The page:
SIOUX FALLS, S.D. (KELO) — A military mission during the Korean War, that was kept secret for decades, is finally being made public.
It’s an incredible story of an American hero from South Dakota, who flew a dangerous mission and faced insurmountable odds.
Now there’s a push to award him with the highest and most-prestigious military decoration of all; the Congressional Medal of Honor.
The Korean War is often referred to as the forgotten war.
But one man will never forget it and now he’s able to finally share his story with the public.
He’s retired Navy pilot Royce Williams of Wilmot, South Dakota.
Williams, who now resides in California at the age of 95, recently sat down with John Mollison, host of ‘Old Guys and Their Airplanes,’ to talk about the day, no one ever got to hear about for decades.
It was in November of 1952.
Williams remembers it well.
“One MIG vs one Panther”
Using toy airplanes to demonstrate, Williams and three other pilots took off in a blustery snowstorm to intercept seven Russian MIGs, which was a much more sophisticated airplane than the Panthers they were flying.
It wasn’t long before one of their jets developed a fuel pump problem and its pilot turned back toward the ship with his wingman as an escort.
That left Williams and his wingman to face the seven Soviet fighters as they waited for instructions.
“They said do not engage and so there were my instructions, but I said we are engaged, there is no way I can duck out safely at this point, they are there and I’m going to have to handle the situation,” Williams said. “So when they came in and visibly with all the shooting, immediately maneuvered it was a surprise.”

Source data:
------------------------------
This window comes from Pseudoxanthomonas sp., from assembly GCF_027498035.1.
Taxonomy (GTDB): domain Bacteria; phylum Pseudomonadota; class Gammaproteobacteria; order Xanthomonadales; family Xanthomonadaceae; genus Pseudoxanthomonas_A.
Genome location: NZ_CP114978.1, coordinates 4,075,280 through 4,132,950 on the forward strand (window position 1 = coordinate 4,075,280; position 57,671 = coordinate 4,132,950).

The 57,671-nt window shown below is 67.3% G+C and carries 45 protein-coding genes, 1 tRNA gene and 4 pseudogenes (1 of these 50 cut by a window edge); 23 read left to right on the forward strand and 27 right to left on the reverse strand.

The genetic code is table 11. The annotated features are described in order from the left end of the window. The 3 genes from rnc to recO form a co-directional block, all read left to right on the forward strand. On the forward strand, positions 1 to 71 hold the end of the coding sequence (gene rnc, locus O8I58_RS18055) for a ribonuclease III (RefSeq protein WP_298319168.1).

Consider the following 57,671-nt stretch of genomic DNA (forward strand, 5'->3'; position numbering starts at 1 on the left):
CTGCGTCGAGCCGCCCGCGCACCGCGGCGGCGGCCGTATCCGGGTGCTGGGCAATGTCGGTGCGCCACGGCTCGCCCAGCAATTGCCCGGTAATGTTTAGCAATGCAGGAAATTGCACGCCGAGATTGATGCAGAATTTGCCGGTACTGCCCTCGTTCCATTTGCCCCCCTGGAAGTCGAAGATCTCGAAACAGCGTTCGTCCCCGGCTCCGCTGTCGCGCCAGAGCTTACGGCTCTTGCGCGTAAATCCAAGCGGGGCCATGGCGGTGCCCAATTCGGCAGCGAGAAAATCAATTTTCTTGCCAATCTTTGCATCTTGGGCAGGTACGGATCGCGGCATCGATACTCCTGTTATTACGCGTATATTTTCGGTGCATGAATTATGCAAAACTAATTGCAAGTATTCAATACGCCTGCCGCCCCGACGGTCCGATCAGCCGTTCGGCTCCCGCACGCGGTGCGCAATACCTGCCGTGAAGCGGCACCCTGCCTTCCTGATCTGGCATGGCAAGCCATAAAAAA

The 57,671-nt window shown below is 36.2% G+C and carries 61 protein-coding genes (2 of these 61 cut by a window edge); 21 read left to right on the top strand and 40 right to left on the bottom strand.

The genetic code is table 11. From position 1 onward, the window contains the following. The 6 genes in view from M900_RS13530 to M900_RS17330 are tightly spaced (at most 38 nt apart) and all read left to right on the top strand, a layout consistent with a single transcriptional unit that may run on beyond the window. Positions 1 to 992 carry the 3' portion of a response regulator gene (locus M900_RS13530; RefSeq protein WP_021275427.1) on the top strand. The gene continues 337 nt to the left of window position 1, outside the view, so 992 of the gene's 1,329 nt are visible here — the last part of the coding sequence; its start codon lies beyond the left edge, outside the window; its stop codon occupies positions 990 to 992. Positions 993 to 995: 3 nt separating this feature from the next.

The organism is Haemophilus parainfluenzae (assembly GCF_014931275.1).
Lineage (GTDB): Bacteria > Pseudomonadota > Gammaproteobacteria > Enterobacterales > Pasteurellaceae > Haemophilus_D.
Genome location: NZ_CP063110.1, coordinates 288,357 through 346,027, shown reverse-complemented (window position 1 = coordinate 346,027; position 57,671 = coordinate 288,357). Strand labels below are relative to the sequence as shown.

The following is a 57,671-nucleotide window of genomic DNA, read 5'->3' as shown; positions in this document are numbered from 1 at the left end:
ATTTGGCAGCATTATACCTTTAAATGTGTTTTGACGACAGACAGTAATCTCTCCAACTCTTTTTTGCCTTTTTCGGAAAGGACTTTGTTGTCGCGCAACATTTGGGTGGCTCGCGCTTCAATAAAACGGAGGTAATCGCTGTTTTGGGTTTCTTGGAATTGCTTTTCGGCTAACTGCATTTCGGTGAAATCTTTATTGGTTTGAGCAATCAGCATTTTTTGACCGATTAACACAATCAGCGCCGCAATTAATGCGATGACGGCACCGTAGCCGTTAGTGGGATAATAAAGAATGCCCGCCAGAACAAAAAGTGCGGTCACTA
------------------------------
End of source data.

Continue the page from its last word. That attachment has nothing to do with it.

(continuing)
Williams didn’t hold back. One by one in one of the longest dogfights in American history, he’s credited with single handedly shooting down at least four of the MIGSs, maybe more.
“Got into position for a short burst and shot down number four,” Williams said.
Williams’ plane was also shot up pretty badly, reducing its ability to fly correctly.
But somehow Williams was able to maneuver the aircraft back to the carrier and land it safely.
Because of sensitivities with ongoing Korean negotiations and a risk of accelerating the conflict with Russia, the incident was kept top secret and classified.
Williams was never allowed to speak of it, not even to his wife.
It was only decades later that records became unsealed.
“50 years plus had transpired, the story itself, the encounter was out there, but the truth of the matter remained hidden until I was notified that it was no longer classified, so I told my wife and she said ol’ Royce,” Williams said.
Now many military leaders and politicians believe, Williams was never fully recognized for his acts of valor.
Senator Mike Rounds, who sits on the Senate Armed Services Committee, says his office is helping in the effort.
“Well we are still gathering all the records, but quite honestly, what it looks like if they would have had the information at the time, he probably would have received it back in the 1950’s,” Sen. Rounds said.
Senator Rounds says he’ll be working with the Pentagon and the Department of Navy to gather as much evidence as possible to get Williams the Congressional Medal of Honor.
“This is not something Mr. Williams is asking for, this is something we think he deserves,” Sen. Rounds said.
Williams is somewhat humbled by all the attention he’s receiving now that the records have been made public.
“I was given an awfully good chance to die, but I just did what I thought my purpose and training was for and I think it was probably God driven and protected, I’m certainly not that good I hadn’t said that before, but that’s it, I really feel blessed,” Williams said.
Williams flew over 220 missions throughout his 30 years in the military. He retired from the Navy as a Captain in 1980.
Stay with KELOLAND News on-air and online for an update on the efforts to award Williams the Congressional Medal of Honor.